WHERE VIEW­ERS FILL IN THE GAPS

Dis­ap­pear­ances of scenes make them feel duped and guess­ing

New Straits Times - - World -

NO­BODY told me that the for­mat of The Ellen

DeGeneres Show had changed, so imag­ine my sur­prise one re­cent af­ter­noon when the cred­its ap­peared af­ter only 30 min­utes of danc­ing and funny videos. I dis­cov­ered later that the sec­ond half of this episode fea­tured two seg­ments with celebrity guests that did not sur­vive the Sin­ga­pore cen­sors’ scru­tiny: Jane Fonda wield­ing a vi­bra­tor and Asia Kate Dil­lon dis­cussing her non-bi­nary gen­der iden­tity, both con­sid­ered too taboo for day­time tele­vi­sion here.

The feel­ing of be­ing duped was fa­mil­iar; dur­ing my child­hood, dis­ap­pear­ances of en­tire scenes were dis­cussed with quiet out­rage. Ru­mour had it that Ross’s ex-wife mar­ried her girl­friend in an episode of Friends that didn’t air here.

It took a for­eign ex­change stu­dent’s re-en­act­ment of the best scene in When Harry Met Sally for us to un­der­stand why it was ex­cised from lo­cal screen­ings. We grum­bled and moved on. Gaps in sto­ry­lines were facts of life in a coun­try where au­thor­i­ties be­lieved “un­de­sir­able con­tent” could cor­rode con­ser­va­tive Asian val­ues.

If cen­sor­ship was per­va­sive, our cu­rios­ity and re­source­ful­ness were re­li­able an­ti­dotes. In pri­mary school, an epi­demic swept the play­ground in the form of Judy Blume nov­els and pil­fered copies of our moth­ers’ mag­a­zines, dog-eared to the dirty scenes and sex ad­vice col­umns. We passed our con­tra­band from desk to desk and scram­bled for our turn to stand on the school bus seats to read the raunchi­est pas­sages aloud.

From these ses­sions, I learnt that kiss­ing was part of some larger strat­egy called fore­play, and women could be on top dur­ing sex. What sex was, I wasn’t sure, but even­tu­ally an older girl ex­plained the tech­ni­cal­i­ties. It was the fi­nal piece of the puz­zle, but that’s all it was — a piece. Nov­els added lay­ers of com­plex­ity, ren­der­ing the plain facts al­most ir­rel­e­vant. Lush de­scrip­tions filled the gaps in our imag­i­na­tion where our knowl­edge of me­chan­ics fell short.

I was start­ing to be­come a writer then. I had a folder of sto­ries, mostly con­tin­u­a­tions of tele­vi­sion episodes (there was a lot of Fresh Prince of Bel-Air fan fic­tion in my early ca­reer). While do­ing my home­work one evening, I had an idea: If ro­mance sto­ries were in such high de­mand, then I should write my own to dis­trib­ute to my friends! In­spired by scenes from an om­nibus pub­lished by that favourite of bo­som-heavers, Mills & Boon, I found a fresh piece of paper and be­gan.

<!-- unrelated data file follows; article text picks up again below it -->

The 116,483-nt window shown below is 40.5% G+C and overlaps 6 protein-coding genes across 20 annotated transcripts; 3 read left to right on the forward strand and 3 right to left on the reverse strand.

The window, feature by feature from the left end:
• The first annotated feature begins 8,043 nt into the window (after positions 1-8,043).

My tales of cou­ples “tus­sling be­tween the sheets” en­joyed an en­thu­si­as­tic fol­low­ing, which lasted about a week, un­til the sto­ries landed in the hands of the class tat­tle­tale. I no­ticed her whis­per­ing to the teacher and nod­ding in my di­rec­tion as we lined up to go out­side for phys­i­cal ed­u­ca­tion.

“Leave your bags here to­day, girls,” the teacher called out. Her gaze flashed briefly in my di­rec­tion. Through­out a course of jumping jacks and sit-ups, the knot in my stom­ach tight­ened. When we re­turned to class, I made a bee­line for my bag. The folder was gone.

In my trav­els as an adult, I’ve come across clum­sier forms of cen­sor­ship. On some Turk­ish chan­nels, an an­i­mated flower re­places cigars. (Let me con­firm here that Don Cor­leone cuts a much less in­tim­i­dat­ing fig­ure when ad­dress­ing his men with a car­toon daisy be­tween his fin­gers.) I watched an episode of The Simp­sons in Thai­land in which Homer got drunk on a can of pix­els, pre­vi­ously a Duff beer. Per­haps the most labour-in­ten­sive cen­sor­ship was in Saudi Ara­bia, where I came across print ads of women whose ev­ery inch of bare skin was cov­ered up by scrawled black marker.

As ridicu­lous as they are, I won­der if I’d pre­fer such crude mod­i­fi­ca­tions to Sin­ga­pore’s slick sur­gi­cal cuts. At least, when you see a black bar strik­ing out gen­i­talia in a Judd Apa­tow com­edy or a blurred bag of weed on a cop show, you know what’s be­hind the mys­tery door.

The scalpel used to slice out scenes from my TV shows in Sin­ga­pore is more vi­cious in its pre­ci­sion. It was the same tool that em­pow­ered my teacher to re­move the sto­ries from my bag and never re­turn them to me or ex­plain why they were taken in the first place.

Would I be sat­is­fied if Fonda’s vi­bra­tor was shown but pix­e­lated, or if Dil­lon’s voice was muted as she ques­tioned gen­der norms? Of course not. But at least I’d know what I was miss­ing.

The cen­sor­ship I’ve grown up with is more in­sid­i­ous, and un­set­tling. In 1992, it made a girl bury her love for sto­ries in a se­cret, shame-filled space for years be­fore she de­cided to write again.

In 2017, it leaves a woman puz­zled as the cred­its roll be­fore she re­alises that there are still things she is not sup­posed to know. NYT

AFP PIC

In Sin­ga­pore, gaps in sto­ry­lines of TV shows and movies are facts of life as au­thor­i­ties be­lieve un­de­sir­able con­tent can cor­rode con­ser­va­tive Asian val­ues.

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